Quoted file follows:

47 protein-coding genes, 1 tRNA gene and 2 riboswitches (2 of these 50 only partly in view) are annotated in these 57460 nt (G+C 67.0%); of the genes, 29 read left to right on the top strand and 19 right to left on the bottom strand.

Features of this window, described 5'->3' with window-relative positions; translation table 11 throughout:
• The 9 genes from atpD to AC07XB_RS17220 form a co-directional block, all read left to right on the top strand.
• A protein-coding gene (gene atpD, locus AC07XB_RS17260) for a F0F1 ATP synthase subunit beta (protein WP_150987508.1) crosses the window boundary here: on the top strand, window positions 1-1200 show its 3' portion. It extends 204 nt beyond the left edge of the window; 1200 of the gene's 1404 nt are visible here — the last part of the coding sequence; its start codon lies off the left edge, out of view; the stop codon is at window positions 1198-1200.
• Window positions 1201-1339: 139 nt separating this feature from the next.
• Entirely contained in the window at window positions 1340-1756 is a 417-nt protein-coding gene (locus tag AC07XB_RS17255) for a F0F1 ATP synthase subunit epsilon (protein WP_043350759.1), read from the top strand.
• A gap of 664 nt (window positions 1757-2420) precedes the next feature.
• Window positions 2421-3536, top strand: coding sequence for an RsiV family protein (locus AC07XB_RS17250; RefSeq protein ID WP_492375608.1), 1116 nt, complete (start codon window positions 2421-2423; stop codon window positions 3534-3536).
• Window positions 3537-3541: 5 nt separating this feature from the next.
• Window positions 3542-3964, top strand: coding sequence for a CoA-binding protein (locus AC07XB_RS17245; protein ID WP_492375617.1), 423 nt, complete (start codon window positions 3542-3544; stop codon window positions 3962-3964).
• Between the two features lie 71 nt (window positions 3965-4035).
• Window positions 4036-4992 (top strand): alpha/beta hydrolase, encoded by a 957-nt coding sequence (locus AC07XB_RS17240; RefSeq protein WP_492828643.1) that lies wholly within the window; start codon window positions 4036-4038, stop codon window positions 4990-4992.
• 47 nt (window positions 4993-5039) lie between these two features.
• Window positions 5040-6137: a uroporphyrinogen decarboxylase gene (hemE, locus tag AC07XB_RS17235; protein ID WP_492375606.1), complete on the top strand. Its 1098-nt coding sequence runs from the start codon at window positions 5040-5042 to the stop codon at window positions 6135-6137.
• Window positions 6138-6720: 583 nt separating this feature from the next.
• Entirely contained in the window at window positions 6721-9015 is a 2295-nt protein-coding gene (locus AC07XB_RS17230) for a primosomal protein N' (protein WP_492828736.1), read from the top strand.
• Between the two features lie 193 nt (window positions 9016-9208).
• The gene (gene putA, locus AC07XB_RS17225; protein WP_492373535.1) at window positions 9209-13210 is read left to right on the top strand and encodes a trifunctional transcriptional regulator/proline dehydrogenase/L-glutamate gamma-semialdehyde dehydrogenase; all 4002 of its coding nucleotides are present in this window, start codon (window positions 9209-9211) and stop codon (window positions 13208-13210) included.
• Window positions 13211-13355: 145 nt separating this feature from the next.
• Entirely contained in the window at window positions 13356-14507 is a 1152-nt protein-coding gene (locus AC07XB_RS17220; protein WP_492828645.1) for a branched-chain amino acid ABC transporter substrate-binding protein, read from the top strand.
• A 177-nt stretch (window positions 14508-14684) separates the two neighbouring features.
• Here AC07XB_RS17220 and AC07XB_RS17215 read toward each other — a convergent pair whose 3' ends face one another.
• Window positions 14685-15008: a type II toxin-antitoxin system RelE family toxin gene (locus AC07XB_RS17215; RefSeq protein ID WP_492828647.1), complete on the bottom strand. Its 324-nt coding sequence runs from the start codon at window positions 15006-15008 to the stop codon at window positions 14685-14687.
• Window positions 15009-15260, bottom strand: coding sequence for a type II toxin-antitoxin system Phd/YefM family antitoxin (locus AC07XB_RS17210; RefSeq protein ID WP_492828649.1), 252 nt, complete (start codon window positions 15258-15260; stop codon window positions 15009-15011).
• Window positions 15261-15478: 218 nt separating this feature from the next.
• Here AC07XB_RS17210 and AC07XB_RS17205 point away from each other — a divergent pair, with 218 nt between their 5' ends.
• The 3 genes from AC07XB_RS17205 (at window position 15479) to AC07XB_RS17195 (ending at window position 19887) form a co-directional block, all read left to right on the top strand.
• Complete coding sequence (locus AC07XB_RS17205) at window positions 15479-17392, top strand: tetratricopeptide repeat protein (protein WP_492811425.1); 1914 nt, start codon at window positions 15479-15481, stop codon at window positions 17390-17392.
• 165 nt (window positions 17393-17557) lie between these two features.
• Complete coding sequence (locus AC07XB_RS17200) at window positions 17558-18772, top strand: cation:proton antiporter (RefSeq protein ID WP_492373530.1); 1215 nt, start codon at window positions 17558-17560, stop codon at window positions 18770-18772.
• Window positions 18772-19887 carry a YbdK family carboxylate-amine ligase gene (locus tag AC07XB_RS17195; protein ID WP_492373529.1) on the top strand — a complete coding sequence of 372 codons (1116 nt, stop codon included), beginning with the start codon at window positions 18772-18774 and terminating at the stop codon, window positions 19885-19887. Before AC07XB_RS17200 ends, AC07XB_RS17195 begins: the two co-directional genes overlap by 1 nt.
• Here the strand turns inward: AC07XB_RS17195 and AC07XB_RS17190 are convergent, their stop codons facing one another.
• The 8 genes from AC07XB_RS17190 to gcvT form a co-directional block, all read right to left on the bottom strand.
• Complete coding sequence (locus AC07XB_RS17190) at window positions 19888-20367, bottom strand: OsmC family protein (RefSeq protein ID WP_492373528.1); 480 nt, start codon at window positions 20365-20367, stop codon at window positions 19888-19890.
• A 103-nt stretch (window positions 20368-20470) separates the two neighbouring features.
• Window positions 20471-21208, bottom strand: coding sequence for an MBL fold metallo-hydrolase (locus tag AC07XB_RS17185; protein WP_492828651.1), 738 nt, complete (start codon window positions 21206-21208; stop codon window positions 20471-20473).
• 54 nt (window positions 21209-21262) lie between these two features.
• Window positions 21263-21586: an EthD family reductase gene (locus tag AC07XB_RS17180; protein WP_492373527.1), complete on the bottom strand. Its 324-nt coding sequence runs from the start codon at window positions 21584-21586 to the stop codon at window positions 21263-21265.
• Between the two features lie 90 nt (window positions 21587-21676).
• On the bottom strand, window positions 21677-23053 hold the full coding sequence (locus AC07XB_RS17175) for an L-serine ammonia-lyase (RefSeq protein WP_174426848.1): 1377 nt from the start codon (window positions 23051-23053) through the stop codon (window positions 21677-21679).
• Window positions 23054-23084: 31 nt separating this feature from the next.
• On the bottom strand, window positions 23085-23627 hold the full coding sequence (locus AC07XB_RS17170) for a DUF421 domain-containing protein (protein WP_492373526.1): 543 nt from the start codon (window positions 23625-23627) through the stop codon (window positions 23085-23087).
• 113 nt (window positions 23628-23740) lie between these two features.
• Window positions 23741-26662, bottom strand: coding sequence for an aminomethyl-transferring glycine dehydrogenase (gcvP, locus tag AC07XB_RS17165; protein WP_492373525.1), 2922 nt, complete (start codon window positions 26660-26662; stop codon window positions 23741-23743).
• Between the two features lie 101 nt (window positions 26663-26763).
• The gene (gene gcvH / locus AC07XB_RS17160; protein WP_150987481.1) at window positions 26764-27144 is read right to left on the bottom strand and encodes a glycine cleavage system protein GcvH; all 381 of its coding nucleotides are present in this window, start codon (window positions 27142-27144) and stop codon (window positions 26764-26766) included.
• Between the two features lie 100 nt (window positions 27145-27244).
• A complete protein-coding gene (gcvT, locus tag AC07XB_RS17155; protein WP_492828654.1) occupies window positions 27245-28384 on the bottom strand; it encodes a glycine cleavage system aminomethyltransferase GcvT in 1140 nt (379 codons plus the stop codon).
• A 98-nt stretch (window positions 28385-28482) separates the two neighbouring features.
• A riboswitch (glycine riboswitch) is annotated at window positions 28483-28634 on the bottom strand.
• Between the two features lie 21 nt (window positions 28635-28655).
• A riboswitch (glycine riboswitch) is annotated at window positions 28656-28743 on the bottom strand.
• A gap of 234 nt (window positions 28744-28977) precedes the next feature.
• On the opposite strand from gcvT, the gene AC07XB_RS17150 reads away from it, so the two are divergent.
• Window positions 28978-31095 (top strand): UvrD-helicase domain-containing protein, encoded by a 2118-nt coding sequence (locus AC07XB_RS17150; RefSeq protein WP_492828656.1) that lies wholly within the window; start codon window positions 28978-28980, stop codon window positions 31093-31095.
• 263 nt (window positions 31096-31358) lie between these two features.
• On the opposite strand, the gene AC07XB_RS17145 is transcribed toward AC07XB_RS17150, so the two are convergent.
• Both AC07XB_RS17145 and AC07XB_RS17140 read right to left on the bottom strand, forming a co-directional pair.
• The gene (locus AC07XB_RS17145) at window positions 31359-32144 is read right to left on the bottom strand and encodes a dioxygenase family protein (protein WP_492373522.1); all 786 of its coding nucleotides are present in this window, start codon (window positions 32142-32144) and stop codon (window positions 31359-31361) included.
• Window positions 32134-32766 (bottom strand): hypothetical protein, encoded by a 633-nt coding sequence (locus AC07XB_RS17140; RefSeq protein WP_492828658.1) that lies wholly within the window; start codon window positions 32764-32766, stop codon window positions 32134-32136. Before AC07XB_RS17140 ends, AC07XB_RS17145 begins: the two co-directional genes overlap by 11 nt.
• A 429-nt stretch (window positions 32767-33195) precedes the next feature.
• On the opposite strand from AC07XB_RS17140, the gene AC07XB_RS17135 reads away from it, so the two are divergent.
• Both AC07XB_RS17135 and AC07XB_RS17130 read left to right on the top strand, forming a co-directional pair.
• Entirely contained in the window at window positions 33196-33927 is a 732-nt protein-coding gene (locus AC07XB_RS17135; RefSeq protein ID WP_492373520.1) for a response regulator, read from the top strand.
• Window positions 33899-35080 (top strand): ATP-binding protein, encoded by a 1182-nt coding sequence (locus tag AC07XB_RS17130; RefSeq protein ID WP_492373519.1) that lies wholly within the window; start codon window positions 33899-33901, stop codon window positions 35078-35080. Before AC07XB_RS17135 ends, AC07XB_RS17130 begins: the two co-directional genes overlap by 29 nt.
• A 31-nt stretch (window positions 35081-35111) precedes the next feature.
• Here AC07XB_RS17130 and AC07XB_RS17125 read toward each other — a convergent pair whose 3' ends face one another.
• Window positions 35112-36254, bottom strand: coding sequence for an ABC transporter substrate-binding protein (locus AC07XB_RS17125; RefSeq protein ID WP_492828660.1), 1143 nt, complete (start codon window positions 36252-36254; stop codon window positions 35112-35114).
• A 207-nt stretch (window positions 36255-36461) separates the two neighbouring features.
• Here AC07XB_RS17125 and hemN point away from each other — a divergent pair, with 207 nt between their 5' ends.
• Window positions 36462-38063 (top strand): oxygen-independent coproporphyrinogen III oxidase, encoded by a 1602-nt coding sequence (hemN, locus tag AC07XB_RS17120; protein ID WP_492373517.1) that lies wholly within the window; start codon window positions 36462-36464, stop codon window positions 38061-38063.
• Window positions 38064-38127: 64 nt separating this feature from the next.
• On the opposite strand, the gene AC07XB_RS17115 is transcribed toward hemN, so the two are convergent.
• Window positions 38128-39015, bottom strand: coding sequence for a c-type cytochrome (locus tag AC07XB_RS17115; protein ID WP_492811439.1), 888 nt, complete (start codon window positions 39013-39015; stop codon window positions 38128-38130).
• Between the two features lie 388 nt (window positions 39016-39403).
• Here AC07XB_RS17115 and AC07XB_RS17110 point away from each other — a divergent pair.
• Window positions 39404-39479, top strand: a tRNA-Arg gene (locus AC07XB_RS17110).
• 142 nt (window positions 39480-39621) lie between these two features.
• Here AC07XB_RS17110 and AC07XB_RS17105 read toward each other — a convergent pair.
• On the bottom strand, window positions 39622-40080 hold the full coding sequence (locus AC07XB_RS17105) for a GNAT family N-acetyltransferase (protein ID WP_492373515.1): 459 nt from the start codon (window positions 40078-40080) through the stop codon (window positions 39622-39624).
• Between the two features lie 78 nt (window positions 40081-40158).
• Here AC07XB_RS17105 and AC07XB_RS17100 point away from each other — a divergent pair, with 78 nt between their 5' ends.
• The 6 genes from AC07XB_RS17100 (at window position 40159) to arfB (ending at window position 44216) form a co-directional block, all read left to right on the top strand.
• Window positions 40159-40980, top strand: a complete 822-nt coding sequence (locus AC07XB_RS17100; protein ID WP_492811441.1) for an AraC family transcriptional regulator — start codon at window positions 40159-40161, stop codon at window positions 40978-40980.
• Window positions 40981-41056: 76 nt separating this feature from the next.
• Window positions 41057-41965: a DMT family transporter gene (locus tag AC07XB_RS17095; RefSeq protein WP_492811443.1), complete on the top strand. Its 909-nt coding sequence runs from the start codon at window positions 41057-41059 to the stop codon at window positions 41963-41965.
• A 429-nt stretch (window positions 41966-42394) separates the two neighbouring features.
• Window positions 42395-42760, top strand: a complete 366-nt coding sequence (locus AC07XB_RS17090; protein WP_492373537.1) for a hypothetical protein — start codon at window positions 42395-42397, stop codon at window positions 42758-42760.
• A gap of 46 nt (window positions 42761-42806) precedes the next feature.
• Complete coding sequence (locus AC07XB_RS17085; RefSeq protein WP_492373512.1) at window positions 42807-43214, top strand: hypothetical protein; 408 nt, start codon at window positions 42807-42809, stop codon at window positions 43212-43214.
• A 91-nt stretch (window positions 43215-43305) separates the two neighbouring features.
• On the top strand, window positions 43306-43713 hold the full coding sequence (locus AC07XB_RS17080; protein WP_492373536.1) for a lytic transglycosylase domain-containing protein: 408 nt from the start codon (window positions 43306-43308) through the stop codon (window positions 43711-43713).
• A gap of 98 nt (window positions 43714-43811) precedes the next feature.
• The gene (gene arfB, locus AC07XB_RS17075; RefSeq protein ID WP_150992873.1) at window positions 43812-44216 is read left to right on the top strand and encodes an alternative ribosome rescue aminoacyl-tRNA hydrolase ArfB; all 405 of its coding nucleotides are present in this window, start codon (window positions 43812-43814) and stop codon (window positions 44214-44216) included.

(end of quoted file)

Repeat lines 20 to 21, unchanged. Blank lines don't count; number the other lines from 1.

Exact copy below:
• Entirely contained in the window at window positions 13356-14507 is a 1152-nt protein-coding gene (locus AC07XB_RS17220; protein WP_492828645.1) for a branched-chain amino acid ABC transporter substrate-binding protein, read from the top strand.
• A 177-nt stretch (window positions 14508-14684) separates the two neighbouring features.